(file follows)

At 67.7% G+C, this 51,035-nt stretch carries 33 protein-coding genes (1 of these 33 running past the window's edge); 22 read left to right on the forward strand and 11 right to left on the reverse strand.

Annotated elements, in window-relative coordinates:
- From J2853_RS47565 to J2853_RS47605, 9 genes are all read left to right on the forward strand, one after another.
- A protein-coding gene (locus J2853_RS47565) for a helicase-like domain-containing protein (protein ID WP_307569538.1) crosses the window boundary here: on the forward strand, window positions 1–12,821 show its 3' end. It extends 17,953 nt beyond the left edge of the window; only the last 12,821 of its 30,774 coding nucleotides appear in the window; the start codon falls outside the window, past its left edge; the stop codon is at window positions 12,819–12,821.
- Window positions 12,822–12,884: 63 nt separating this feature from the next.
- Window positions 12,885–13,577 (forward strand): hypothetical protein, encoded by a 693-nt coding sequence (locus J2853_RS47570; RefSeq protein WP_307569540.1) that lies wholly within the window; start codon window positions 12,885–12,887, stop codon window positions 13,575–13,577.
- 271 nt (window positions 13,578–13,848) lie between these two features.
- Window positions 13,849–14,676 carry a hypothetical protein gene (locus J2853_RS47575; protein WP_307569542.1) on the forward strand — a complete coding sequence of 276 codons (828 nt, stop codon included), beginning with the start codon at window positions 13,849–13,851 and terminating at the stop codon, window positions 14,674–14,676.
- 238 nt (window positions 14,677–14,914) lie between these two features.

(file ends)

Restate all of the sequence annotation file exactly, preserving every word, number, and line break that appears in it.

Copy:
At 67.7% G+C, this 51,035-nt stretch carries 33 protein-coding genes (1 of these 33 running past the window's edge); 22 read left to right on the forward strand and 11 right to left on the reverse strand.

Annotated elements, in window-relative coordinates:
- From J2853_RS47565 to J2853_RS47605, 9 genes are all read left to right on the forward strand, one after another.
- A protein-coding gene (locus J2853_RS47565) for a helicase-like domain-containing protein (protein ID WP_307569538.1) crosses the window boundary here: on the forward strand, window positions 1–12,821 show its 3' end. It extends 17,953 nt beyond the left edge of the window; only the last 12,821 of its 30,774 coding nucleotides appear in the window; the start codon falls outside the window, past its left edge; the stop codon is at window positions 12,819–12,821.
- Window positions 12,822–12,884: 63 nt separating this feature from the next.
- Window positions 12,885–13,577 (forward strand): hypothetical protein, encoded by a 693-nt coding sequence (locus J2853_RS47570; RefSeq protein WP_307569540.1) that lies wholly within the window; start codon window positions 12,885–12,887, stop codon window positions 13,575–13,577.
- 271 nt (window positions 13,578–13,848) lie between these two features.
- Window positions 13,849–14,676 carry a hypothetical protein gene (locus J2853_RS47575; protein WP_307569542.1) on the forward strand — a complete coding sequence of 276 codons (828 nt, stop codon included), beginning with the start codon at window positions 13,849–13,851 and terminating at the stop codon, window positions 14,674–14,676.
- 238 nt (window positions 14,677–14,914) lie between these two features.